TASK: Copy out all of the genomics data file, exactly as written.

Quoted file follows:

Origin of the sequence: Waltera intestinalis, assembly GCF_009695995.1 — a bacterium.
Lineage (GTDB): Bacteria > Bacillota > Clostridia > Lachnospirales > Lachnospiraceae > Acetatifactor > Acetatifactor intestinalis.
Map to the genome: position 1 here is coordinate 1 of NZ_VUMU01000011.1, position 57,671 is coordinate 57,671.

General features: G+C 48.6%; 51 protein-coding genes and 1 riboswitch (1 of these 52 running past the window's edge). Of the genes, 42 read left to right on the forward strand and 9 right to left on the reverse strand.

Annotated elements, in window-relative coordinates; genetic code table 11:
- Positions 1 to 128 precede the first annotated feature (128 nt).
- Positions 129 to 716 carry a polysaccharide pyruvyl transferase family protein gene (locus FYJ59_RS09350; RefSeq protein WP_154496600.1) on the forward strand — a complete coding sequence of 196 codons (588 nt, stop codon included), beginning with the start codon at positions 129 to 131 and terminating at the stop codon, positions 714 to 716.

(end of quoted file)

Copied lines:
Origin of the sequence: Waltera intestinalis, assembly GCF_009695995.1 — a bacterium.
Lineage (GTDB): Bacteria > Bacillota > Clostridia > Lachnospirales > Lachnospiraceae > Acetatifactor > Acetatifactor intestinalis.
Map to the genome: position 1 here is coordinate 1 of NZ_VUMU01000011.1, position 57,671 is coordinate 57,671.

General features: G+C 48.6%; 51 protein-coding genes and 1 riboswitch (1 of these 52 running past the window's edge). Of the genes, 42 read left to right on the forward strand and 9 right to left on the reverse strand.

Annotated elements, in window-relative coordinates; genetic code table 11:
- Positions 1 to 128 precede the first annotated feature (128 nt).
- Positions 129 to 716 carry a polysaccharide pyruvyl transferase family protein gene (locus FYJ59_RS09350; RefSeq protein WP_154496600.1) on the forward strand — a complete coding sequence of 196 codons (588 nt, stop codon included), beginning with the start codon at positions 129 to 131 and terminating at the stop codon, positions 714 to 716.